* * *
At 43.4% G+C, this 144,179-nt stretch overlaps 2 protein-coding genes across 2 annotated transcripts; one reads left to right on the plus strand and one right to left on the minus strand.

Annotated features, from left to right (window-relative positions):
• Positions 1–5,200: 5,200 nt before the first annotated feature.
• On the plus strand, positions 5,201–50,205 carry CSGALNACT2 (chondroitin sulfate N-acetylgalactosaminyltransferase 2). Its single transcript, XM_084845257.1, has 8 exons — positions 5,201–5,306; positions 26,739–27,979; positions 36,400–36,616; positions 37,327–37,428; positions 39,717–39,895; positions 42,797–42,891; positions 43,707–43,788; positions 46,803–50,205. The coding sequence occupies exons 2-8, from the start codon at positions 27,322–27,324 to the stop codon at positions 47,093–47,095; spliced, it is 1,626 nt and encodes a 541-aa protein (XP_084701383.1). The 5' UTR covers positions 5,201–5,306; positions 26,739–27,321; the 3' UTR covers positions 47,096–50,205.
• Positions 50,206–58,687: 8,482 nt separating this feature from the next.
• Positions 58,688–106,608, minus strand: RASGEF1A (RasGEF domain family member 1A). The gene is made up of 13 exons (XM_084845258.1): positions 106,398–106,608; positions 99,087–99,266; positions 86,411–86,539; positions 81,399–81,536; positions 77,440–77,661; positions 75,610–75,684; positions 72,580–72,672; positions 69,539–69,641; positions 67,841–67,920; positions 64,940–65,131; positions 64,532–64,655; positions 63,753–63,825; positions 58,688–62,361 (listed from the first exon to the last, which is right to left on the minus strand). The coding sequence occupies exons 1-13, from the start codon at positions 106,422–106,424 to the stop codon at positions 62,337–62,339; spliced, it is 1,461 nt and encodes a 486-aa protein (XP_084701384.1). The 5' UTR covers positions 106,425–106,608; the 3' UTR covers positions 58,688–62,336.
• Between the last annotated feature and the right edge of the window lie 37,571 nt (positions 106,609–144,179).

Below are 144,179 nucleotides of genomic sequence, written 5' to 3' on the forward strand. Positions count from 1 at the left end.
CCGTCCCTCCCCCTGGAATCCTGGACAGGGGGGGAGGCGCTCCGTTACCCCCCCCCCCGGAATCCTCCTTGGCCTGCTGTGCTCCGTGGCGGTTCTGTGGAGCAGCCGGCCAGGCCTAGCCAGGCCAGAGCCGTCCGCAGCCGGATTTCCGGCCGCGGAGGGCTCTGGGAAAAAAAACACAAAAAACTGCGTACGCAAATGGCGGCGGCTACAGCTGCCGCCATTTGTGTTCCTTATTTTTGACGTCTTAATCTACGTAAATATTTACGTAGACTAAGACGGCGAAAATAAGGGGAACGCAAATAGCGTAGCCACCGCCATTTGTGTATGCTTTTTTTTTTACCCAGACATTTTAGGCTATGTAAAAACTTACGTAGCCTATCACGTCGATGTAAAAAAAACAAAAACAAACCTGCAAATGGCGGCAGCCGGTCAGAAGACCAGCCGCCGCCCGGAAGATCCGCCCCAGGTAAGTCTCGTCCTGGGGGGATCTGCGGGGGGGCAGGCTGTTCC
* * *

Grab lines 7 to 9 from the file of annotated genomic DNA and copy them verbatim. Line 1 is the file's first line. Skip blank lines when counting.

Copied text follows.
• Between the last annotated feature and the right edge of the window lie 37,571 nt (positions 106,609–144,179).

Below are 144,179 nucleotides of genomic sequence, written 5' to 3' on the forward strand. Positions count from 1 at the left end.
CCGTCCCTCCCCCTGGAATCCTGGACAGGGGGGGAGGCGCTCCGTTACCCCCCCCCCCGGAATCCTCCTTGGCCTGCTGTGCTCCGTGGCGGTTCTGTGGAGCAGCCGGCCAGGCCTAGCCAGGCCAGAGCCGTCCGCAGCCGGATTTCCGGCCGCGGAGGGCTCTGGGAAAAAAAACACAAAAAACTGCGTACGCAAATGGCGGCGGCTACAGCTGCCGCCATTTGTGTTCCTTATTTTTGACGTCTTAATCTACGTAAATATTTACGTAGACTAAGACGGCGAAAATAAGGGGAACGCAAATAGCGTAGCCACCGCCATTTGTGTATGCTTTTTTTTTTACCCAGACATTTTAGGCTATGTAAAAACTTACGTAGCCTATCACGTCGATGTAAAAAAAACAAAAACAAACCTGCAAATGGCGGCAGCCGGTCAGAAGACCAGCCGCCGCCCGGAAGATCCGCCCCAGGTAAGTCTCGTCCTGGGGGGATCTGCGGGGGGGCAGGCTGTTCC